Another dot in the blogosphere?

Posts Tagged ‘imagecodr

After months of allowing a simple editing interface, WordPress forced its new editor on its mobile app and the Web. I am disappointed because I cannot rely on my favourite search of CC-licensed images, ImageCodr, as easily as before.

ImageCodr searches Flickr photos that have been labelled with any of the CC-licenses and provides HTML that can be copied and pasted into other websites. This used to work with the simple editor in WordPress.

Now I get this error message — This block contains unexpected or invalid content — when I try to embed HTML generated by ImageCodr. This happens if I add a new block -> embed -> choose embed as HTML.

Thankfully I can avoid this by a) ignoring the message (it still seems to embed), b) selecting custom HTML instead, or c) using some other external image source.

The last option is Pexel and Google Photos. I experimented with the Pexel source yesterday. I used images in shared folders in my Google Photos to embed all the screenshots above.

All this is a matter of getting used to the changes. However, I also think that the embedding is slower and less direct. It also feels like I am operating remotely on a patient — I cannot actually see and feel the HTML that this reflection is built on.

Earlier this month Flickr assured users that that it would not delete photos shared under Creative Commons licenses.

While that may be the case, the tools for seeking and using these images do not seem safe from changes that Flickr makes at the database level.

I use ImageCodr almost every day to find images to illustrate my blog entries. The search and attributing tool sputters and malfunctions with increasing regularity. After all, it is based on what Flickr allows it to do.

Yesterday I could only find a limited number of images to illustrate “stupidity”. None of them were clickable — they remained thumbnails that did not lead to larger images and HTML code. I could not embed a suitable image as a result.

So I resorted to looking for other tools and image sources. None were as simple or elegant as ImageCodr.

I worry about the tool I have been using for about a decade. In Internet time, that is forever.

Then again, nothing is forever when it is a free web tool. But as long as ImageCodr walks the tightrope of policy and time, I will keep using it.

A few days ago, I found out that SmugMug had acquired Flickr. I received email from Flickr confirming this.

Yahoo acquired Flickr in 2005. Yahoo was then acquired by Verizon, combined with AOL, and put under the umbrella of Oath.

I was worried that these moves would affect the photo storage, display, and sharing service. It turned out to be mostly service as usual. However, the latest move has me worried about how this affects the photos shared under various Creative Commons (CC) licenses.

Flickr is a wonderful source of CC images. I use ImageCodr almost daily to search for images to illustrate my blog entries. ImageCodr also provides the HTML for attributing the images.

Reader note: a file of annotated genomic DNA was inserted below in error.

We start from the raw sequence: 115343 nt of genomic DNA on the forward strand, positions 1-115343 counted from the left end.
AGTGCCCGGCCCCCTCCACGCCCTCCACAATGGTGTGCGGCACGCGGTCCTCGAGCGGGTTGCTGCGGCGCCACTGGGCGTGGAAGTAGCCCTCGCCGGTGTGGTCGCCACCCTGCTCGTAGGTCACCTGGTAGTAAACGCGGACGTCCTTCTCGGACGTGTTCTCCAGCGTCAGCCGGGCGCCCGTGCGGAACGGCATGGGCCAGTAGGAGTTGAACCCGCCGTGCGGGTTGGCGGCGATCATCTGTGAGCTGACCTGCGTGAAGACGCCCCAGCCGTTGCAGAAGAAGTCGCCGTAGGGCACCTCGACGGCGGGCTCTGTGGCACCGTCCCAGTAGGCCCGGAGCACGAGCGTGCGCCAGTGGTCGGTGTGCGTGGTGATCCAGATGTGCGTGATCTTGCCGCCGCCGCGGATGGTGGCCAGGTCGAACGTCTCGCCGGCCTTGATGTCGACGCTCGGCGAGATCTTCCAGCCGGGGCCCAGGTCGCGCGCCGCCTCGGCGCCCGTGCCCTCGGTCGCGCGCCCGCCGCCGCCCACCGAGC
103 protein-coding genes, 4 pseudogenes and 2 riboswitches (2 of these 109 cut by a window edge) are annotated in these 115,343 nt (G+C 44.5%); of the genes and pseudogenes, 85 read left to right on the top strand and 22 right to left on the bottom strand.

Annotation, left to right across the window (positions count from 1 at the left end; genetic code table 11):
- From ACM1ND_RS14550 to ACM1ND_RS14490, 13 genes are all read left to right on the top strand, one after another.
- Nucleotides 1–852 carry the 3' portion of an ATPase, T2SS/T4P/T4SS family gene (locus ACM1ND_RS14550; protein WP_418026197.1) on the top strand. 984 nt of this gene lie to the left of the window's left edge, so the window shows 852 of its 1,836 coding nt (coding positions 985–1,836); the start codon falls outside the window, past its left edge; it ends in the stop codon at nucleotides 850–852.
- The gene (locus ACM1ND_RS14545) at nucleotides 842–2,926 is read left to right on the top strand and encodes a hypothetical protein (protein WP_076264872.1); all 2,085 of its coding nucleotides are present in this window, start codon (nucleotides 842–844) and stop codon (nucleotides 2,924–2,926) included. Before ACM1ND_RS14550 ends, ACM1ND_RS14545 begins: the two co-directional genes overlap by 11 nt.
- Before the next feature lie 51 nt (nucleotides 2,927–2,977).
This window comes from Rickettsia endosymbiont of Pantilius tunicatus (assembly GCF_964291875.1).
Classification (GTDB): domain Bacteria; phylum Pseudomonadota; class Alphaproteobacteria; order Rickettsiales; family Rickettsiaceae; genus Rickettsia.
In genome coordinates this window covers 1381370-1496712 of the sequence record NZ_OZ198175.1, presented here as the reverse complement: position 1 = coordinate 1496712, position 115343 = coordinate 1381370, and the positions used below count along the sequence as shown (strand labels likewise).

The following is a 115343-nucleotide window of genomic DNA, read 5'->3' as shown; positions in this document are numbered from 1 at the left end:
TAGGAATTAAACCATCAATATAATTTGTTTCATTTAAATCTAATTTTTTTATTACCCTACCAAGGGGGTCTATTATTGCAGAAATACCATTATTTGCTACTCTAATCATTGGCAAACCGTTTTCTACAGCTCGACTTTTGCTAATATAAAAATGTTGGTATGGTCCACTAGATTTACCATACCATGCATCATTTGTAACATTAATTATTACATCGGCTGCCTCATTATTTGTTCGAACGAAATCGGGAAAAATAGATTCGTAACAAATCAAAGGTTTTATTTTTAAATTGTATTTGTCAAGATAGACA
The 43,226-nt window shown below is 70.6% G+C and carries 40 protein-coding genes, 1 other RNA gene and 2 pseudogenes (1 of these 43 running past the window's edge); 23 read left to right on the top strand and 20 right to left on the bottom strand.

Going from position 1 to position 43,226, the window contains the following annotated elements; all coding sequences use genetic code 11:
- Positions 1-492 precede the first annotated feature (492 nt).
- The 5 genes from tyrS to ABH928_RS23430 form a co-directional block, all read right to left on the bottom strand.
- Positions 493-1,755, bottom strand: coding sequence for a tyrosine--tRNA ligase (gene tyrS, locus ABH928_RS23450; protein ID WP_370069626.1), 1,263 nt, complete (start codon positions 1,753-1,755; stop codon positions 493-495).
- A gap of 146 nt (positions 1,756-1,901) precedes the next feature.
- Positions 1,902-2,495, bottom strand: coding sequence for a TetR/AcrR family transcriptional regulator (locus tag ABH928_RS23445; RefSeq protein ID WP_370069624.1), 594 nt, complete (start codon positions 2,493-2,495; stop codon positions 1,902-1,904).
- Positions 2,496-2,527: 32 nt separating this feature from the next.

According to the Verge article, SmugMug “intends to keep Flickr as a standalone community and give it more resources and attention than Oath did”. Neither that article or the one by TechCrunch has information about the sharing and use of CC-licensed images. SmugMug’s FAQ does not address this issue either.

I am keeping my fingers crossed that this acquisition is as seamless and uneventful as the ones before it.

Update 28 Apr 2018:

The inevitable officially happened. CNET reported Verizon officially inhales Yahoo.

It has already spit out Marissa Mayer, Yahoo’s former CEO of five years. What more victims lie ahead? I worry most about one particular entity.

Yahoo owned Flicker. Flicker houses Creative Commons (CC) licensed photos. ImageCodr searches Flickr for these photos and provides HTML-based CC attributions for them.

ImageCodr is my go-to resource for CC images, much more so than any other search engine including Google. Its deep database and excellent attribution are top notch. If I need to illustrate the sharing and use of CC, I highlight ImageCodr as a practical tool.

The Flickr images have been added to the huge CC pool by professionals and amateurs alike. Will this community-based resource persist? If so, Yahoo! Will an effort “for the people, by the people” be swallowed up by corporate greed? If so, so not Yahoo!

Yesterday an RSS feed from a Facebook page reminded me of a famous quote by Alvin Toffler.

The quote was embedded in an image that did not reveal its licence. I used Tineye to do a reverse image search but was unable to find free-to-use alternatives.

So I turned to my usual source of CC-licensed images, ImageCodr. It did not disappoint.

The image I embedded here is not as nice as the one in the Facebook feed. Why did I use it?

  • I have already learnt an important 21st century literacy skill of attributing my online sources. I have also learnt more than one way to find usable images.
  • I chose not to go with the aesthetically more pleasing version because I have unlearnt the need to only impress with visuals.
  • I will relearn how to attribute as the standards of practice evolve.


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